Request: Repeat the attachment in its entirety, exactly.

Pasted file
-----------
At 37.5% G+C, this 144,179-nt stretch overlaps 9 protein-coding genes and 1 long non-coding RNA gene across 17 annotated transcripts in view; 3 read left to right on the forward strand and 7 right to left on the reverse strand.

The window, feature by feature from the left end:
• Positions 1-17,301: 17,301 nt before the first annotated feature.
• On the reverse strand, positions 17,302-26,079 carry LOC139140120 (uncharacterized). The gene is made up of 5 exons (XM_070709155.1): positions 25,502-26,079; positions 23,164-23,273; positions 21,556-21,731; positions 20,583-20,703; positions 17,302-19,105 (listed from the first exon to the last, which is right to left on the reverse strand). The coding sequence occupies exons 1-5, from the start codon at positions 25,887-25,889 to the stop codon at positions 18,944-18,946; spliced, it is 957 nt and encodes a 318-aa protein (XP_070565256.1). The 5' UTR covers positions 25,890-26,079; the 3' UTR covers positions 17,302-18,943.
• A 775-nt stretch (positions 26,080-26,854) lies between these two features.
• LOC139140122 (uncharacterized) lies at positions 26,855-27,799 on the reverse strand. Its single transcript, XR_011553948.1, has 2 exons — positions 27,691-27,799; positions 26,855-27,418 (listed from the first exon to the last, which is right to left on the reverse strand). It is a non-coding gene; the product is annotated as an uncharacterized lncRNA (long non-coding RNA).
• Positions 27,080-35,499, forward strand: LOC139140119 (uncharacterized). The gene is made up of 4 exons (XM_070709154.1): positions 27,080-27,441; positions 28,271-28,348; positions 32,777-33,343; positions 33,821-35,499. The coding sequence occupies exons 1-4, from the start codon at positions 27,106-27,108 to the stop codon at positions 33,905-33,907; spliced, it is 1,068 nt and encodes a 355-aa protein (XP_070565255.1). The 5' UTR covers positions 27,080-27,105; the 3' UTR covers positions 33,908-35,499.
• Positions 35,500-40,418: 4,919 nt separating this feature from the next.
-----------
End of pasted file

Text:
At 37.5% G+C, this 144,179-nt stretch overlaps 9 protein-coding genes and 1 long non-coding RNA gene across 17 annotated transcripts in view; 3 read left to right on the forward strand and 7 right to left on the reverse strand.

The window, feature by feature from the left end:
• Positions 1-17,301: 17,301 nt before the first annotated feature.
• On the reverse strand, positions 17,302-26,079 carry LOC139140120 (uncharacterized). The gene is made up of 5 exons (XM_070709155.1): positions 25,502-26,079; positions 23,164-23,273; positions 21,556-21,731; positions 20,583-20,703; positions 17,302-19,105 (listed from the first exon to the last, which is right to left on the reverse strand). The coding sequence occupies exons 1-5, from the start codon at positions 25,887-25,889 to the stop codon at positions 18,944-18,946; spliced, it is 957 nt and encodes a 318-aa protein (XP_070565256.1). The 5' UTR covers positions 25,890-26,079; the 3' UTR covers positions 17,302-18,943.
• A 775-nt stretch (positions 26,080-26,854) lies between these two features.
• LOC139140122 (uncharacterized) lies at positions 26,855-27,799 on the reverse strand. Its single transcript, XR_011553948.1, has 2 exons — positions 27,691-27,799; positions 26,855-27,418 (listed from the first exon to the last, which is right to left on the reverse strand). It is a non-coding gene; the product is annotated as an uncharacterized lncRNA (long non-coding RNA).
• Positions 27,080-35,499, forward strand: LOC139140119 (uncharacterized). The gene is made up of 4 exons (XM_070709154.1): positions 27,080-27,441; positions 28,271-28,348; positions 32,777-33,343; positions 33,821-35,499. The coding sequence occupies exons 1-4, from the start codon at positions 27,106-27,108 to the stop codon at positions 33,905-33,907; spliced, it is 1,068 nt and encodes a 355-aa protein (XP_070565255.1). The 5' UTR covers positions 27,080-27,105; the 3' UTR covers positions 33,908-35,499.
• Positions 35,500-40,418: 4,919 nt separating this feature from the next.